Sussex

Sussex snow and ice causes disruption

  • 12 March 2013
  • From the section Sussex
A car left abandoned at Pease Pottage following a crash
Scores of vehicles were involved in crashes
Motorists on the A23 in Sussex
Many vehicles were abandoned by motorists who became stranded
Emergency services help drivers on the A23 in Sussex
Emergency services and volunteers from South East 4x4 Response went to the aid of drivers stuck overnight
Van at the side of the A23
Sussex Police and Highways Agency officers began recovering the vehicles earlier in the morning
Cuckfield, West Sussex
Motorists were urged by Sussex Police to make only essential journeys as snow continued to fall
Snow plough on A23 in Sussex
The Highways Agency said snowploughs and gritters were being used to try to keep major routes clear
Devil's Dyke, South Downs
Some people, like these at Devils Dyke on the South Downs, have made the most of the snow

Abandoned vehicles left by drivers caught in the snow continue to be cleared from roads in the South East.

The snow also caused problems for schools - hundreds had to close across East and West Sussex.

Sussex Police urged owners to move their vehicles before temperatures drop below zero and road surfaces freeze.

Tailbacks of up to 15 miles were reported on the A23 between Crawley and Brighton, with some drivers stuck for eight hours overnight on Monday.

The road was reopened later on. Sussex Police said more than 220 crashes were reported in the county in a 24-hour period.

A 19-year-old woman suffered head injuries when the car she was driving was in a crash with two vehicles on the M23 near Crawley.

A spokesman for the force said: "Conditions have improved enormously over the last few hours and while we would still caution drivers about the possibility of significant icy patches as temperatures drop again tonight, we would urge them to move their vehicles as soon as possible.

"Agencies are holding off as long as possible before taking action, but where cars are in dangerous positions or are blocking essential routes, they are likely to be removed."

'Gritting challenge'

Roger Williams, head of highways at East Sussex County Council, said gritters had been gritting roads across the county since Sunday night.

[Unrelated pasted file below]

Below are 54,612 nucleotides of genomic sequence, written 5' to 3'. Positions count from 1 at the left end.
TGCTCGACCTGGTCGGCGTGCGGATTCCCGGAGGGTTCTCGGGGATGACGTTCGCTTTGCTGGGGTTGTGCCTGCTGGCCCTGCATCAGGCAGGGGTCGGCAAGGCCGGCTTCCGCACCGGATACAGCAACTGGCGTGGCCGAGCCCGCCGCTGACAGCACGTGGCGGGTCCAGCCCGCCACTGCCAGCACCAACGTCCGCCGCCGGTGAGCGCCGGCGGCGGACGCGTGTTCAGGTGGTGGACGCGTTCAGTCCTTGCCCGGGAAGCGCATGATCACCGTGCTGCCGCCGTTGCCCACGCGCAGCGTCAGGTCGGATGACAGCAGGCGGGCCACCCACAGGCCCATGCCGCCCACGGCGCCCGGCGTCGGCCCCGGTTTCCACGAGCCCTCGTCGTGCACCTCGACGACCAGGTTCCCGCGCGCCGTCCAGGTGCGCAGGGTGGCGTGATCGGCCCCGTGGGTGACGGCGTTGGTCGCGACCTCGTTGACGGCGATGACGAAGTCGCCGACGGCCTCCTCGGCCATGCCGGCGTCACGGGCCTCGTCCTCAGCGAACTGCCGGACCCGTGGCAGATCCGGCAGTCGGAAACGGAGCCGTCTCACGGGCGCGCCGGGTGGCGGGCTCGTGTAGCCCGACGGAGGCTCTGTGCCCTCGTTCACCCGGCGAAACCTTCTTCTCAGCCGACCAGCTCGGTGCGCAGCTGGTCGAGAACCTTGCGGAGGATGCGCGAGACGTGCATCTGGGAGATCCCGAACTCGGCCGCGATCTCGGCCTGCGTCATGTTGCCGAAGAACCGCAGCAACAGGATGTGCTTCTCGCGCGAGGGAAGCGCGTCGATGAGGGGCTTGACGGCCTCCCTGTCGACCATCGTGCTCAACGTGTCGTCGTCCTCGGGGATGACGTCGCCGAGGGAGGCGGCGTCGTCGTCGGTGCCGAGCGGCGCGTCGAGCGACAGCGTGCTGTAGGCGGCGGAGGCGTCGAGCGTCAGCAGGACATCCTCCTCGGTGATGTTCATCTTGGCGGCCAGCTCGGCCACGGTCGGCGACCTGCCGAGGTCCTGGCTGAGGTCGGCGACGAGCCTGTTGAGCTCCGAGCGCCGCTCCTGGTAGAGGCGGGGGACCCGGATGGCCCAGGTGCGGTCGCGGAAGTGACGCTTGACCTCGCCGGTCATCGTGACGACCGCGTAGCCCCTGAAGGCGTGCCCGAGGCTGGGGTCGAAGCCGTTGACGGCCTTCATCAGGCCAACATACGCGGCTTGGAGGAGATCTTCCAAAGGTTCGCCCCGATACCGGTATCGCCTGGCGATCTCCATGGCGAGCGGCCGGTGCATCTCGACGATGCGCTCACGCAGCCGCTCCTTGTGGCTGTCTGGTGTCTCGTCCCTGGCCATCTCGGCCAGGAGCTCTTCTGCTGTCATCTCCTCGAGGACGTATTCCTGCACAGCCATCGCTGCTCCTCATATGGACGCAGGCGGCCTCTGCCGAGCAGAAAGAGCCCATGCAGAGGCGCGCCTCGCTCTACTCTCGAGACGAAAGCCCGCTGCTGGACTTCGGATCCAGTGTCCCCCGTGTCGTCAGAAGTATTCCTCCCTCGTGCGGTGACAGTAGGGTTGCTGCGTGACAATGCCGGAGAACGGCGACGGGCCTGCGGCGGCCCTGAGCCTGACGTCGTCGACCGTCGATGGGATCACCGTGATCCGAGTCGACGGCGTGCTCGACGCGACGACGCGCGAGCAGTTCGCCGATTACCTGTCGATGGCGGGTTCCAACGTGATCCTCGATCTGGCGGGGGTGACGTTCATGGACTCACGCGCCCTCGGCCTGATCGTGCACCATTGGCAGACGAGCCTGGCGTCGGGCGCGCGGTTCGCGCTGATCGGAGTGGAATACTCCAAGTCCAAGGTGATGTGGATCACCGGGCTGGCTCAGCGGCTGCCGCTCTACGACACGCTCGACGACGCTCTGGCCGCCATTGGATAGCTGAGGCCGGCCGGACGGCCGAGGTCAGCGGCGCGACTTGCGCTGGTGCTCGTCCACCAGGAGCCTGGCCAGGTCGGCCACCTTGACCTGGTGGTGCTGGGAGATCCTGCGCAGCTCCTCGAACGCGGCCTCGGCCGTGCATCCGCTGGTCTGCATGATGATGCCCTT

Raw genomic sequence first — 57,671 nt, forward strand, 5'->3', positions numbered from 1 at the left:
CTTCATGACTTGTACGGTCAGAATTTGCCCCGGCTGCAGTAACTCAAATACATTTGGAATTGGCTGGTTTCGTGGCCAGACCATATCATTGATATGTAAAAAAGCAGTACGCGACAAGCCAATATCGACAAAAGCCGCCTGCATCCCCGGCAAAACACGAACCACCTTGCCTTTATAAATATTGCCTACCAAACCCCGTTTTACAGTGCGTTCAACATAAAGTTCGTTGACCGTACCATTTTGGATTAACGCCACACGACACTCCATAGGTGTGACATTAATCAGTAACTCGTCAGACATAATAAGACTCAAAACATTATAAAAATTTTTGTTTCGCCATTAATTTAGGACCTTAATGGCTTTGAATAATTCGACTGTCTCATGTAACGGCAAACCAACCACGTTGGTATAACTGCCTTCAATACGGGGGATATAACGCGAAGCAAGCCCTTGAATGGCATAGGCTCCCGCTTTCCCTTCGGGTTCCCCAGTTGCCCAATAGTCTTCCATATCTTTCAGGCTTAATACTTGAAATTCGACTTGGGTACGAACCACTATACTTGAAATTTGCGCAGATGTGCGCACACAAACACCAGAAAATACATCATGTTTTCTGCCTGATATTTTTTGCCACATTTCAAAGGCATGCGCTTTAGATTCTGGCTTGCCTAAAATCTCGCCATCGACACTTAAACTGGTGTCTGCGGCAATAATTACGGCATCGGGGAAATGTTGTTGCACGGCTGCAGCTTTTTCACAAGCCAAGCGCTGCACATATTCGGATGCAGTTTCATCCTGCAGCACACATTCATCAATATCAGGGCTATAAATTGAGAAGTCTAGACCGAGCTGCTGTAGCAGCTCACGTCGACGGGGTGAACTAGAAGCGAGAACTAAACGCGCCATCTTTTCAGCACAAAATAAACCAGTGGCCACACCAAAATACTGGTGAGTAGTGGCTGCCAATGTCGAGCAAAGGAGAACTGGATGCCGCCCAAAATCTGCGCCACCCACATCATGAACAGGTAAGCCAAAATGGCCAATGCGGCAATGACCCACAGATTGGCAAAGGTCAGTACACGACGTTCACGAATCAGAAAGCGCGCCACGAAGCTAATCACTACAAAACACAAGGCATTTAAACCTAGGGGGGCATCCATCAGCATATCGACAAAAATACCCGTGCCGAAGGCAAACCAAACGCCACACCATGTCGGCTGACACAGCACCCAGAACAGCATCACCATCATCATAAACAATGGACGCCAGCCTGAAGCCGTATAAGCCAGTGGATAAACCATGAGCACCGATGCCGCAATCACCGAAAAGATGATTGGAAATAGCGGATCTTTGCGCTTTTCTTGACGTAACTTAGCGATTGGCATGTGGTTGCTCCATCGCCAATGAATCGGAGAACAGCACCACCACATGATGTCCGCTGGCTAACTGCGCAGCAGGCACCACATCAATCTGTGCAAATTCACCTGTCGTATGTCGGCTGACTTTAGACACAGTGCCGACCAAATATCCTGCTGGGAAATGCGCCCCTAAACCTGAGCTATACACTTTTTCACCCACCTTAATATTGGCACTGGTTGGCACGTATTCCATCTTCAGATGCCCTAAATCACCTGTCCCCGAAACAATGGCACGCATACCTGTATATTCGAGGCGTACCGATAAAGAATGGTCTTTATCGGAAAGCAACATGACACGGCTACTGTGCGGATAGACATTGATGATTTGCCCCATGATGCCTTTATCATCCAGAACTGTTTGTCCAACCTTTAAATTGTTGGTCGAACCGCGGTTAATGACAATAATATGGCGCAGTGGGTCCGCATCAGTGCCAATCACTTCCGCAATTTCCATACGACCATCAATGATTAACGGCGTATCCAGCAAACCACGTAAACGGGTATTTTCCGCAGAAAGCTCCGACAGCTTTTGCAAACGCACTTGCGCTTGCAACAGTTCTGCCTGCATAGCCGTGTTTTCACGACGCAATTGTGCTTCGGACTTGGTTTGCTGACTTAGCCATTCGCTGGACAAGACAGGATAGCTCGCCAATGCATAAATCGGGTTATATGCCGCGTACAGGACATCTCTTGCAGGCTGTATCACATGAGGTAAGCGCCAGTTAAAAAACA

He added: "I think we had a bit of a challenge with the snow falling yesterday afternoon [Monday] in rush hour traffic. When we spread the grit or salt it needs traffic to work properly, stationary traffic doesn't help.

"But we have been out there and laid an awful lot of salt and very much the roads are getting back to normal now.

"The strategic major roads are clear, very much running free. We've got gritters out again at the moment and they will continue running."

The Met Office said isolated snow flurries were possible overnight, mainly in the east towards the Hastings area, with the risk of ice on untreated surfaces. Temperatures are expected to drop to -3C.

More hail, sleet or snow showers, some heavy, are forecast for Wednesday.

Motorists who were unable to leave Pease Pottage service station on the A23 on Monday night because of snowy conditions were told they would be fined if they did not pay the standard overnight parking charge.

Earlier Moto Hospitality, which runs the site, said all charges would be refunded.

In a statement, a spokesman said: "Clearly this was an error and we will be investigating how it came about.

"It is our policy not to charge drivers in these circumstances and on previous occasions we have waived charges, as we will do in this case."

Southern Railways warned passengers to expect delays and cancellations on all routes.

Southeastern trains said the snow and freezing temperatures were causing problems across its network.

First Capital Connect services between Bedford and Brighton were also disrupted.

Gatwick Airport warned passengers to expect some delays and cancellations to services, especially those serving the Channel Islands, because of the wintry weather.

There was also a reduced service on Gatwick Express between the airport and Victoria station in London.

Gatwick advised people to allow more time to travel to the airport.

Gatwick worker Jonathan Lara took eight hours to travel fewer than eight miles on the M23.

Speaking to the BBC at about 01:30 GMT on Tuesday, he said: "It looks like the gritters have been totally caught out by this."

German students

Rail travellers also faced faced major delays.

James Clarke, who was travelling to Hastings on Monday, said: "What should have been a four-hour train journey became an eight-hour train and replacement bus journey.

"The bus part took two hours 45 minutes to get the 12 miles from Eastbourne to Bexhill."

More than 100 German students slept at Hastings town hall overnight as families that were due to look after them could not travel into the town.

Kevin Boorman, of Hastings Borough Council, said: "I've seen the council chamber used for many things, but never this.

"But it's great that we've been able to step in and help, and I know the students, their teachers and the coach drivers really appreciate it."

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